3. Focus on what matters
  4. Rewire expectations
  5. Hatch butterfly moments
  6. Open the floodgates
  7. Challenge idea killers
  8. Be courageous
  9. Let go and move on

Over the next nine weeks will be releasing a blog on each of these habits. Watch out for these to build your tolerance to Embrace ambiguity.

[1] White, R.P. and Shullman, S.L., Acceptance of Uncertainty as an Indicator of Effective Leadership, Consulting Psychology Journal: Practice and Research, 2010, Vol 62, No 2, 94 – 104


Wasted Talent and Lost Opportunity

Wasted Talent and Lost Opportunity – The Simple Acts of Employee Engagement

One of the great aspects of my role is the opportunity to meet potential new Change2020 consultants. Each one brings their own unique story with a wonderful mix of skills; it is always inspiring to meet these people and learn about their career, values, and motivations. Why people choose to work in change management often comes down to real passion for helping organisations do the right thing, natural curiosity and, often, the desire to reignite their creative spark and do something outside of a traditional employment situation. Creativity is an important component to a change professional’s skillset and is often expressed as the ability to adapt technical expertise into the language of an organisational culture in order to break down barriers and deliver outcomes. However, creativity and curiosity are also important skills to embed into an organisation’s culture and leadership; and this is often a missed opportunity.

So last week I was struck by a comment from a colleague that joining our team had been like “having her brain switched back on”. Why, I wondered? Because suggestions for improvement and using initiative were welcome and appreciated, and that she was therefore motivated to continually think of new ideas and suggestions without fear of being knocked back without due consideration. Referencing that in a past role her suggestions for improvement had been continuously knocked back, she had eventually shut down, got on with the prescriptive requirements for the job and ultimately resigned. The contrast was clear – and troubling. In a position to see how much value this person contributes to our business, here was a moment of clarity illuminating some of the hidden and arguably more substantial costs to an organisation when they lose good employees. Perhaps this anecdote is one that you too have heard, possibly many times. Or does this scenario apply to you too?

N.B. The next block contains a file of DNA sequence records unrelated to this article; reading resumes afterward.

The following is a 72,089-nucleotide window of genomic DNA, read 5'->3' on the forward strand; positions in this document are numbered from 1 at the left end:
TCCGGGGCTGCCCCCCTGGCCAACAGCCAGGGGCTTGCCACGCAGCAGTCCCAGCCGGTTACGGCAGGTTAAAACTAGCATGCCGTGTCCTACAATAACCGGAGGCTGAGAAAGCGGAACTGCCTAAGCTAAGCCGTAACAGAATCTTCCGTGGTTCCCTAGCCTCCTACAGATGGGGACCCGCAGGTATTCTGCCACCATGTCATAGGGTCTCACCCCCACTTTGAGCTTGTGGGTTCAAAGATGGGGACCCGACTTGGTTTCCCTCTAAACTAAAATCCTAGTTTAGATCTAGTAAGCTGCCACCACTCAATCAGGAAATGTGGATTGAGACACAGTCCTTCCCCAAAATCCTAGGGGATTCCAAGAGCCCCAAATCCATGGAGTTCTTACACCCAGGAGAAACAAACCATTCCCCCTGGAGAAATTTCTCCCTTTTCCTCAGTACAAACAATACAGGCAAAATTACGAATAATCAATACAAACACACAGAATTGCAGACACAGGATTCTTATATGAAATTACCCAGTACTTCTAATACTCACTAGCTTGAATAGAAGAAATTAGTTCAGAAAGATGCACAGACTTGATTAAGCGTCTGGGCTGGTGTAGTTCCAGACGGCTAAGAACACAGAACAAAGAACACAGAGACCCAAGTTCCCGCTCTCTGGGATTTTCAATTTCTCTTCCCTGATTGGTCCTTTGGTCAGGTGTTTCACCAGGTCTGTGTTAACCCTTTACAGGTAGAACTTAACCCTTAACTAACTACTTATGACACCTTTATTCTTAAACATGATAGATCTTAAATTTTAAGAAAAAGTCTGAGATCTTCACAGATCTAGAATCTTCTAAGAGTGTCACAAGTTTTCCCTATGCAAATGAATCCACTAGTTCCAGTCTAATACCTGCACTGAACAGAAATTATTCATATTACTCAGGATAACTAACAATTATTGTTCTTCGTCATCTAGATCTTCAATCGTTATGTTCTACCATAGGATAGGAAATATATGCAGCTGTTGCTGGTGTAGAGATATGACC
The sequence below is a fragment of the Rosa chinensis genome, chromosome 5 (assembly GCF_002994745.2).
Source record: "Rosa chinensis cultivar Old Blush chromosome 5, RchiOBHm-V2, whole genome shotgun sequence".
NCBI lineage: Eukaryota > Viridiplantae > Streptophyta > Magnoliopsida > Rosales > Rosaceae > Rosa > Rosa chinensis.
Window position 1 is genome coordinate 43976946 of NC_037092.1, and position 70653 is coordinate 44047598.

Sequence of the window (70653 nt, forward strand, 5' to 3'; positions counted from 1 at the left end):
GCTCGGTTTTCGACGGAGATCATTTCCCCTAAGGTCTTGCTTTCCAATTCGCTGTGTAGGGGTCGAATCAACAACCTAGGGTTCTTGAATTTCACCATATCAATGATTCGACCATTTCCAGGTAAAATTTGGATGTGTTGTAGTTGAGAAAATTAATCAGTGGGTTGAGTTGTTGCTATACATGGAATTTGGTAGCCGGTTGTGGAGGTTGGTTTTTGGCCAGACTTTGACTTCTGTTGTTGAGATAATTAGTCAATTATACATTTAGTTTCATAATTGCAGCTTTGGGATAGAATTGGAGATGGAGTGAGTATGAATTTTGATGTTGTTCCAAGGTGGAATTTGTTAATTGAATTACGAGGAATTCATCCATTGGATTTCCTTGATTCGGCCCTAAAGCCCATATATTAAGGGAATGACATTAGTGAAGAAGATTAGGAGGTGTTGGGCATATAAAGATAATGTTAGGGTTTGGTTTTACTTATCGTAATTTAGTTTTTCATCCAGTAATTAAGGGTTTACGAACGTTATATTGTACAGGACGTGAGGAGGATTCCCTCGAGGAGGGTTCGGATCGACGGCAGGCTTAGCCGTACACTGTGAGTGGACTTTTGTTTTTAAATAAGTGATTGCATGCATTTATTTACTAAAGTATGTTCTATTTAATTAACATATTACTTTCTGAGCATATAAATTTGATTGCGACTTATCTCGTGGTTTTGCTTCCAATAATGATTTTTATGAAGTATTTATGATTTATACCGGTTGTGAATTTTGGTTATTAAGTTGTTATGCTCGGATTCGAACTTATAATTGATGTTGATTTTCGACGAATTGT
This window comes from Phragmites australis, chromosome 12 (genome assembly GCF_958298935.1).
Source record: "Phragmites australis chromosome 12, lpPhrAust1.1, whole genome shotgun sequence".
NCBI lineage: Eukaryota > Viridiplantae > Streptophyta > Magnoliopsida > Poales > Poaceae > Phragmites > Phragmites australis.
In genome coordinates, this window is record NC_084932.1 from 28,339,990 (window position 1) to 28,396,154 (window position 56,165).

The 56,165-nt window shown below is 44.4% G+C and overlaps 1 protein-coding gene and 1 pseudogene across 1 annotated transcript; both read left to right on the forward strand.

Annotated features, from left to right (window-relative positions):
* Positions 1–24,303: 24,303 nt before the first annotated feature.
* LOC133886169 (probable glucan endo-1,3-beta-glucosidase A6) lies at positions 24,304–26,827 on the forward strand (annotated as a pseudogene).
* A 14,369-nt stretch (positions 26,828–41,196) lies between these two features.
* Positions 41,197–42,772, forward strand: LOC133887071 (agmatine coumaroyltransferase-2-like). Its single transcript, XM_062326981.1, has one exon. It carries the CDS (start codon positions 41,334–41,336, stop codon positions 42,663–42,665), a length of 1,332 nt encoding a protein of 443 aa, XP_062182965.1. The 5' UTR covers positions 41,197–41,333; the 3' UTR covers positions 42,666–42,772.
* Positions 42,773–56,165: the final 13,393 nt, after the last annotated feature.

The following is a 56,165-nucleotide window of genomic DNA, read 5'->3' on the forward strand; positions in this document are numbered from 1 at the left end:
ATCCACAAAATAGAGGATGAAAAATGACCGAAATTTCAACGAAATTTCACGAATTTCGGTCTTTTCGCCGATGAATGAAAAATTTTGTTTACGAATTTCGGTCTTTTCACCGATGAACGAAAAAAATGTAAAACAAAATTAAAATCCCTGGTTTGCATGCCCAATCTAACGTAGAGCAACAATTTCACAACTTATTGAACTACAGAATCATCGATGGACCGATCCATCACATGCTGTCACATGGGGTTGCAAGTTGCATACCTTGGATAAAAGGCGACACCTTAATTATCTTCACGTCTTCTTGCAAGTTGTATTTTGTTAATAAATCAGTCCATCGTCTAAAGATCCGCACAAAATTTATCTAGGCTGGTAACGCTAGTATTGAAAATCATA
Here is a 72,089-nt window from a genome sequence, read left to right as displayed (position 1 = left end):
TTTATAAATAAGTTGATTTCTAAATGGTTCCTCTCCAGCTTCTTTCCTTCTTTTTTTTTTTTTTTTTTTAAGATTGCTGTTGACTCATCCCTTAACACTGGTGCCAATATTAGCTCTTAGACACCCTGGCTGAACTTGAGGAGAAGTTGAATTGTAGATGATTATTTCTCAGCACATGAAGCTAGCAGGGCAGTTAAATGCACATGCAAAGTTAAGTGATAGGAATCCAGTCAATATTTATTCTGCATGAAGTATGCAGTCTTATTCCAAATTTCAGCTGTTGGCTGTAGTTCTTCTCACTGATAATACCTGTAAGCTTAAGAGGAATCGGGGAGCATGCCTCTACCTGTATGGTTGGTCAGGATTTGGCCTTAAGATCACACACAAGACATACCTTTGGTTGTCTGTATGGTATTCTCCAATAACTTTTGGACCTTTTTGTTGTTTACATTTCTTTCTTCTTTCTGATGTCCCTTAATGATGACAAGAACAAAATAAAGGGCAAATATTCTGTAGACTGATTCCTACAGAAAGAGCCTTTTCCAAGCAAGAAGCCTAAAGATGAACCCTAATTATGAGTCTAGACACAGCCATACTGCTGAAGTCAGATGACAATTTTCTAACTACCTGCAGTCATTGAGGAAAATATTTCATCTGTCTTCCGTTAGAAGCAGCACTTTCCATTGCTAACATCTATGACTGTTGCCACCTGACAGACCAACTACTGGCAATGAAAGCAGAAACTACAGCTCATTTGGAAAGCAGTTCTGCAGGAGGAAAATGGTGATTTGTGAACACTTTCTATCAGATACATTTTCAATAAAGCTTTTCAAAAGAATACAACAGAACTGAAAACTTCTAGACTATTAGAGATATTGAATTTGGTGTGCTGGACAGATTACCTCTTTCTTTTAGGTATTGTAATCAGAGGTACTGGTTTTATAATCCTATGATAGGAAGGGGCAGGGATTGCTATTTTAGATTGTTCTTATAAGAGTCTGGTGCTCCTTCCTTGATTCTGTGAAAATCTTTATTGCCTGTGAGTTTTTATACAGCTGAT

Employee Engagement and an Organisation’s Need for New Perspectives

Albert Einstein once said that “you cannot solve the problems with the same thinking we used when we created them”. Organisations need new perspective and thinking to help solve problems and to find incremental opportunities for change that help to improve a business. This is creativity driven through skill sets and active employee engagement, and is key to unlocking innovation in an environment of ongoing change and ambiguity. Discussions like the one outlined above remind me that there is so much wasted opportunity for making time to listen to suggestions and ideas from committed, motivated people. Emotional engagement and personal mastery really are the cornerstone of retaining talent, money is only ever part of the equation.

Whilst this is bit of a personal rant, I thought it was timely to share because personal development is a wonderful thing and to see eyes being opened, brains being switched back on and real problem solving take place is a truly satisfying outcome. It’s simple acts that help to stimulate this, emotional connection and a sense of personal self-worth at the end of the day. Innovation comes through people and needs to be encouraged through active listening, broad-ranging engagement and attentive leadership. Einstein also said that “the true sign of intelligence is not knowledge but imagination”. What a great aspiration for our future workforce.

Keeping yourself informed in your business

No one tells me anything!

“Nobody ever tells me anything around here!”

How many times have we heard that?  Or “communication is hopeless in our business, we are like mushrooms, always kept in the dark!

While I will be the first to admit that we have worked with many leaders who lack communication and in particular storytelling capabilities and experience, and may not prioritise communication or are not skilled in ensuring they are ‘on message’, we rarely work with leaders who intentionally keep people in the dark.

Recently when working on a major acquisition, there were rumblings from across the teams that ‘we don’t know what is going on, no one is telling us anything’, so we investigated the communication forums, channels and initiatives available to the largely centralised organisation. There appeared to be several ways to learn more about the acquisition – CEO Update, intranet updates, toolbox talks, lunch and learn, team briefs, branded newsletter blasts, fortnightly videos – ‘what it means for our function’, the obligatory bathroom and kitchen posters and of course key messages were provided to all leaders to deliver during their standard team meetings. So, why was the “Mushroom Syndrome” so alive and well across the business? My theory – there was resistance, scepticism and almost a laziness from some individual’s about keeping themselves informed. If the information was not delivered in the way I wanted it, by whom I wanted it delivered by, then I did not feel informed!

But where is the responsibility to keep yourself informed?

Communication is two-way, we interpret and we listen, it is also multi-faceted, we can gather enormous amounts of information through questioning, observing, involving ourselves and most simply, reading the available information and actively listening when it is relayed at various forums.